A former LVMH exec says the coronavirus outbreak is a 'disaster' for luxury brands as Chinese tourism evaporates

  • A former LVMH chairman described this year as a "disaster" for luxury brands as the coronavirus continues to cause concern.  
  • In an interview with Yahoo Finance, industry expert Pauline Brown said that because of the outbreak luxury brands are losing out on sales from their biggest customer base – the Chinese. 
  • Luxury sales aren't only being impacted in China itself, travel bans have also curbed Chinese tourism, preventing these would-be customers from shopping elsewhere. 
  • Visit Business Insider's homepage for more stories.

Luxury brands should be bracing themselves for the effects of the coronavirus outbreak, according to an industry expert. 

In an interview with Yahoo Finance on Tuesday, Pauline Brown – luxury goods expert and a former chairman of LVMH North America – discussed the impact of the coronavirus epidemic on the luxury goods market and said that 2020 will be a "disaster" for many luxury brands as sales within their largest customer base is slowing down.

Chinese consumers accounted for around 35% of the total spend in the global luxury market in 2019 and 90% of the growth in global luxury goods sales, according to data from Bain. This makes them a crucial pool of customers for luxury brands to win. 

But as the virus has spread, several brands have been forced to shutter or restrict store opening hours in mainland China and cancel fashion shows (an important way to market the brand) putting pressure on luxury sales in the country. 

Several brands have highlighted a drop in sales in mainland China thanks to the spread of the virus in recent earnings calls. 

The CEO of Gucci's parent company, Kering, said the company had seen a "strong drop in traffic and in sales" in its February earnings call. And earlier this month, Burberry scrapped its guidance for the year on account of uncertainty around the coronavirus outbreak.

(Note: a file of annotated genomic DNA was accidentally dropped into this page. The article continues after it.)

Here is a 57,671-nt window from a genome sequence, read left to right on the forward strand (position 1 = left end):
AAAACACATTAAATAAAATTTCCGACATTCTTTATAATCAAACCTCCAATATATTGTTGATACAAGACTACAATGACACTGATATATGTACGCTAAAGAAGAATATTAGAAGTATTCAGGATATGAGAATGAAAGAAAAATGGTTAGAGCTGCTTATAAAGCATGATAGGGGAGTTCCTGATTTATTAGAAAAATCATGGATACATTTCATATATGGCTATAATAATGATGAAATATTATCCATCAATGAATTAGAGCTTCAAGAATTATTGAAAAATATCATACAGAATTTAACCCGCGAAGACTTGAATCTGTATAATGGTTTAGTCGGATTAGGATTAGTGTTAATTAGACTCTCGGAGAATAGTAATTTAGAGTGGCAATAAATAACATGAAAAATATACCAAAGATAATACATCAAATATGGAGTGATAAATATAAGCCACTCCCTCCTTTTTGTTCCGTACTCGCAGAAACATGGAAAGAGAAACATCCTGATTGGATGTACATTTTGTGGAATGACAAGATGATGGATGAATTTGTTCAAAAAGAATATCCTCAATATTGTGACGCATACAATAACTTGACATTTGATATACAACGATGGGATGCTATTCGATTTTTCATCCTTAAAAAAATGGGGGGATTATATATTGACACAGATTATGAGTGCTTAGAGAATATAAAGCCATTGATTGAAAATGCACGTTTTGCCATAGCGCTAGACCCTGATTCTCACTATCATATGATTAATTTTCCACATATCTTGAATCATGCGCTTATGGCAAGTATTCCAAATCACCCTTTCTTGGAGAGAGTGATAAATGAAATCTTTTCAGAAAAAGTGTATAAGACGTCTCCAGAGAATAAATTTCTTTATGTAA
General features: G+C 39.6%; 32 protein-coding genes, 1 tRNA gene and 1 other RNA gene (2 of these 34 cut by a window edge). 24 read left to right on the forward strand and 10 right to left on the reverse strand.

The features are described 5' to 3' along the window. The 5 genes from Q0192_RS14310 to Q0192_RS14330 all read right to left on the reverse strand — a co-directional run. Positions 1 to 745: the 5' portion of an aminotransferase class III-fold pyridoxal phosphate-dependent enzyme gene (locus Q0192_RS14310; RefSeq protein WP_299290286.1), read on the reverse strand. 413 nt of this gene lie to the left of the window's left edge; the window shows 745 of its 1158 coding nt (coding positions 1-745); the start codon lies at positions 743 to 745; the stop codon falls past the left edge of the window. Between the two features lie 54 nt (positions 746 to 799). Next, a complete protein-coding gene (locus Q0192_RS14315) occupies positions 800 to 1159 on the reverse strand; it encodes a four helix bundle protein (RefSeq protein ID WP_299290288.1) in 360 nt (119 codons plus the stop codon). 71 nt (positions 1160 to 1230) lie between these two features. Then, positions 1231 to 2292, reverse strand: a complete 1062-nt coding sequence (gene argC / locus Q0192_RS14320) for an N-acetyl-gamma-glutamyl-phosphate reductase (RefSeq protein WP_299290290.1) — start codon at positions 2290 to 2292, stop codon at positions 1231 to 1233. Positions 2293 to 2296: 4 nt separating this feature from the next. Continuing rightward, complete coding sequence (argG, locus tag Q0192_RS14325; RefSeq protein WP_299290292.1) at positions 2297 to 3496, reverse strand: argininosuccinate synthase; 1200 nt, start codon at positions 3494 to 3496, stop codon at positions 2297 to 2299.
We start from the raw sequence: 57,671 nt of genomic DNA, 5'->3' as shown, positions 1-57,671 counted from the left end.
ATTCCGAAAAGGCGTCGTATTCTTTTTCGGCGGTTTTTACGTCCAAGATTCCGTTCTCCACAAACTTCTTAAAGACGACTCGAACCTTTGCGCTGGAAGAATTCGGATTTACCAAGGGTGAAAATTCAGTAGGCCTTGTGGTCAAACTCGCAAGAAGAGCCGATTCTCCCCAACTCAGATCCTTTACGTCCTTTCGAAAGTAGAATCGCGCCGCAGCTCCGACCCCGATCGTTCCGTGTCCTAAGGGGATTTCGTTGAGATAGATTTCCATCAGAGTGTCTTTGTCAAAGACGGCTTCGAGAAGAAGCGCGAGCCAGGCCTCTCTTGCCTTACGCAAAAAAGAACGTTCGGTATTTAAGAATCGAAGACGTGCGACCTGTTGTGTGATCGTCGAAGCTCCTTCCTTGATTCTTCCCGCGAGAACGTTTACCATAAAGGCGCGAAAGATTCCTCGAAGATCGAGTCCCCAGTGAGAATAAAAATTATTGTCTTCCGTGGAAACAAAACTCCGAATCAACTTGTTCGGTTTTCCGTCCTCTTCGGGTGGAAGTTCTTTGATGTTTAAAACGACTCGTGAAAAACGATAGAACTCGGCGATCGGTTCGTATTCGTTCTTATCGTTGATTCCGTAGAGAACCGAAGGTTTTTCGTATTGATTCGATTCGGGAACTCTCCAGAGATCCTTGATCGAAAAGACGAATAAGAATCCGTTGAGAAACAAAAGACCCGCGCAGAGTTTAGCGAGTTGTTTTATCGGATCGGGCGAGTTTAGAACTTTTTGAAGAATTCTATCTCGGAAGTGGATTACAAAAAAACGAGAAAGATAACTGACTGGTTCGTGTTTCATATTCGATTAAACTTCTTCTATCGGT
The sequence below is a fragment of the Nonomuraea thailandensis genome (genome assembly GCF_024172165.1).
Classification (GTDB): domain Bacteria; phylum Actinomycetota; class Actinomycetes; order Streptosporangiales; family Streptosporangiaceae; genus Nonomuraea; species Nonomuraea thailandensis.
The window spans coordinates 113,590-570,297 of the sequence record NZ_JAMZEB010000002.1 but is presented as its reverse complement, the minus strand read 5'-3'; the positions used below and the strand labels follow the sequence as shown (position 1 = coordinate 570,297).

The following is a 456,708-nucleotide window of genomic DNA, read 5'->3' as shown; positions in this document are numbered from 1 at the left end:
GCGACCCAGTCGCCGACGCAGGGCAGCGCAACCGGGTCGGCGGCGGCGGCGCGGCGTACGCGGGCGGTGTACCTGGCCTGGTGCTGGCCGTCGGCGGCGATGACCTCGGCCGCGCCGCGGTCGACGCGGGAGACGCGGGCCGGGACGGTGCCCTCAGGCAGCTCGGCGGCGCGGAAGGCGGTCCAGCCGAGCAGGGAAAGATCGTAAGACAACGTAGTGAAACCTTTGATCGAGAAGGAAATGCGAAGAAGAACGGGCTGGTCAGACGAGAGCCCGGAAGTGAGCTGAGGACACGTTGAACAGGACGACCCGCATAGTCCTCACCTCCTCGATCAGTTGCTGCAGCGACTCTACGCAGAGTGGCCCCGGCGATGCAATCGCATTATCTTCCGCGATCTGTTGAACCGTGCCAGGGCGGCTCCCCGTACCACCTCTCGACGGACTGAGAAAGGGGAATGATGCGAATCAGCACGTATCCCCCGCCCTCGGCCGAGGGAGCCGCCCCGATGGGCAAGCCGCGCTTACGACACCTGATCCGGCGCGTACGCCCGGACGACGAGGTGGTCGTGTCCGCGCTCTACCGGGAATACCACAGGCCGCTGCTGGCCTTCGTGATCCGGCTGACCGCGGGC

"The problem with luxury is that if you don't buy it in a given quarter, it's not like you come back and all of a sudden there's excess demand the next quarter… you're not going to get the sales back," Brown told Yahoo Finance.

She added: "It's a psychological purchase and the fact that people are not feeling safe and are not feeling prone to go shopping… [well] I think it is a disaster for virtually every company in the sector."

While LVMH – the world's largest luxury conglomerate – has closed some of its stores in mainland China, its executive team kept a calm exterior when probed by an analyst about the impact of coronavirus in its most recent earnings call.

"Firstly, it would appear that this virus is not as aggressive as that that was detected back when there was the SARS outbreak in Hong Kong. Secondly, the Chinese government has reacted very strongly…and given the strength of the reaction, we can assume that their reaction will have consequences," group CFO Jean-Jacques Guiony said during the call.

But Guiony cautioned that the long-term threat of the virus is still unclear: "If it lasts a couple of months, or if it's resolved over the next two, two and a half months, then it won't be that bad," he said, but "if it were to last two years, it would be a totally different matter."

Brands shouldn't only be concerned about the sales lost in China itself, however. 

According to Bain, 70% of the luxury spending done by Chinese shoppers was done outside of China in 2019 and travel restrictions put in place by China and other governments to prevent the spread of the outbreak are curbing Chinese outbound tourism. 

Brown added that the amount of "non-essential travel" in general across the world if also being "curtailed." And as around 10% of luxury sales are done by travelers visiting airports or on cruises, the sector can expect to take a hit in sales here too.

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